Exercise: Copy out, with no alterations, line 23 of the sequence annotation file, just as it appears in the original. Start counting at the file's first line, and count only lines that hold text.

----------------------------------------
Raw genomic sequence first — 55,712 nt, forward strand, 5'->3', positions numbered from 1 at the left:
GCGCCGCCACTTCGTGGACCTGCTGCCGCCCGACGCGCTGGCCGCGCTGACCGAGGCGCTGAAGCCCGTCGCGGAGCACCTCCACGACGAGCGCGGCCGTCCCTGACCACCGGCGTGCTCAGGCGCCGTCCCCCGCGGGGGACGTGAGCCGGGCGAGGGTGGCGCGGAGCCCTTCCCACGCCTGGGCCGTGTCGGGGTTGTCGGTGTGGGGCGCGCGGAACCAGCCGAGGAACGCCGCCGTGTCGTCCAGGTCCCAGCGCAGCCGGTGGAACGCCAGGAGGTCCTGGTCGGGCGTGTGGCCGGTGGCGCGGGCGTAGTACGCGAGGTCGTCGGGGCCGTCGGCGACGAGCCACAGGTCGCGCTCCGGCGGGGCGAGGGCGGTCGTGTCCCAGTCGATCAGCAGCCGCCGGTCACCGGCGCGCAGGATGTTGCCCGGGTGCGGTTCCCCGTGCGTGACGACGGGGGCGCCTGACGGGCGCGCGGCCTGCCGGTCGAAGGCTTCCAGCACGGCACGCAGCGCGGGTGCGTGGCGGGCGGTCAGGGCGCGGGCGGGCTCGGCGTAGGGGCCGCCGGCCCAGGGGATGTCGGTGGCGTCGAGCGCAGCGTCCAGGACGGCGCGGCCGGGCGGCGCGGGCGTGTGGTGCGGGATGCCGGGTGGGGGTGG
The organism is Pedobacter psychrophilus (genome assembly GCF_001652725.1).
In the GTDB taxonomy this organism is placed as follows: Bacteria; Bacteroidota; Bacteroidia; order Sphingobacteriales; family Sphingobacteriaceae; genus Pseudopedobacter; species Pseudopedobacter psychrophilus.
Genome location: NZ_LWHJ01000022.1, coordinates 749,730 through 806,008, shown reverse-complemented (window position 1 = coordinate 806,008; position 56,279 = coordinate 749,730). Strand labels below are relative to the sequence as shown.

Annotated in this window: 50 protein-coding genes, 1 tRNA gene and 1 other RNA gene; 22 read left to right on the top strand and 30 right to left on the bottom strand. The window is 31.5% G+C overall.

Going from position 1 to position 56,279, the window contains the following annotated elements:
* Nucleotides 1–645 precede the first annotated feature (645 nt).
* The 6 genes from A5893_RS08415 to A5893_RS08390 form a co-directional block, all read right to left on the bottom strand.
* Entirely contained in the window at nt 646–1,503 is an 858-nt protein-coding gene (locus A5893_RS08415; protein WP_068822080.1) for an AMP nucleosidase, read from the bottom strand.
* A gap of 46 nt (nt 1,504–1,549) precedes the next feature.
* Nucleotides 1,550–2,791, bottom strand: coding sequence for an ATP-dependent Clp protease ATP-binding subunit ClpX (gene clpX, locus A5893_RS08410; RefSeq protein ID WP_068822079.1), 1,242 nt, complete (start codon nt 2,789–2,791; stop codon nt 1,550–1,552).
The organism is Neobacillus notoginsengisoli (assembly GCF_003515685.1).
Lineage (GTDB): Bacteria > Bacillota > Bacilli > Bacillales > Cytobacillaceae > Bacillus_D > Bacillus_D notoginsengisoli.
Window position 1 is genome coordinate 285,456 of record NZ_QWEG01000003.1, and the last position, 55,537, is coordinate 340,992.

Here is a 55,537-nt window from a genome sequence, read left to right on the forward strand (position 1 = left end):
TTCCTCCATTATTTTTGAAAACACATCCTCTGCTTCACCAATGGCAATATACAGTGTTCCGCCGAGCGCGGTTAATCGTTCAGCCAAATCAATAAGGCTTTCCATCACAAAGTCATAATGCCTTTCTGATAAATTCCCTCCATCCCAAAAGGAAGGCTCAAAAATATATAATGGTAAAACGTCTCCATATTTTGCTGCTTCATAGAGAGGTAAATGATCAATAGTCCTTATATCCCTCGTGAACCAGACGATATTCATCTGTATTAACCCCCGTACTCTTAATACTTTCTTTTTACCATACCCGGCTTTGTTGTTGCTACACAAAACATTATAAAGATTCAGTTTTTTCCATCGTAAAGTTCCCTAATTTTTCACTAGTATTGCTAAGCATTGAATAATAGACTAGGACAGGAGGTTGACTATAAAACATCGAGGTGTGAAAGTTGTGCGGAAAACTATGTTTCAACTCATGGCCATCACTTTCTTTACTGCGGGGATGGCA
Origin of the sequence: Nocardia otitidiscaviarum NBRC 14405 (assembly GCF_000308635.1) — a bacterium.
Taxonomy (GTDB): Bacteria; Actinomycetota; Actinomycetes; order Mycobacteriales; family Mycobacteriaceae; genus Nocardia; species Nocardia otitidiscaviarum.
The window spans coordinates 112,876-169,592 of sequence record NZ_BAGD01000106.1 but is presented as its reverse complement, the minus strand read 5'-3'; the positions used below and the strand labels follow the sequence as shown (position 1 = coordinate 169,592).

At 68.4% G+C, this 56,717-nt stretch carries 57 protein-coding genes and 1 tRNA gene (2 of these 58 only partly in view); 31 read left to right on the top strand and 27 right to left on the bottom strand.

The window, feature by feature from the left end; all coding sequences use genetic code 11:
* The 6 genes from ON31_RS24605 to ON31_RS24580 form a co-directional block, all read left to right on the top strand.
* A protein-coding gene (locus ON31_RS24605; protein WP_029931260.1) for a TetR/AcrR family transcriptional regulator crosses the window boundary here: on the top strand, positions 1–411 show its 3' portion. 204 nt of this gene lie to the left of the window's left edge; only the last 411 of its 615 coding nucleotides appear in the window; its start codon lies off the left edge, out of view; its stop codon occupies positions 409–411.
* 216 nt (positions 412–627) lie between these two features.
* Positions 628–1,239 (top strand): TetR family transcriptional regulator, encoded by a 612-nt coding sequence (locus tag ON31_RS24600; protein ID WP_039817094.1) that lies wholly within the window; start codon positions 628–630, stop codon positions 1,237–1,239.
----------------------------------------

* The 6 genes from ON31_RS24605 to ON31_RS24580 form a co-directional block, all read left to right on the top strand.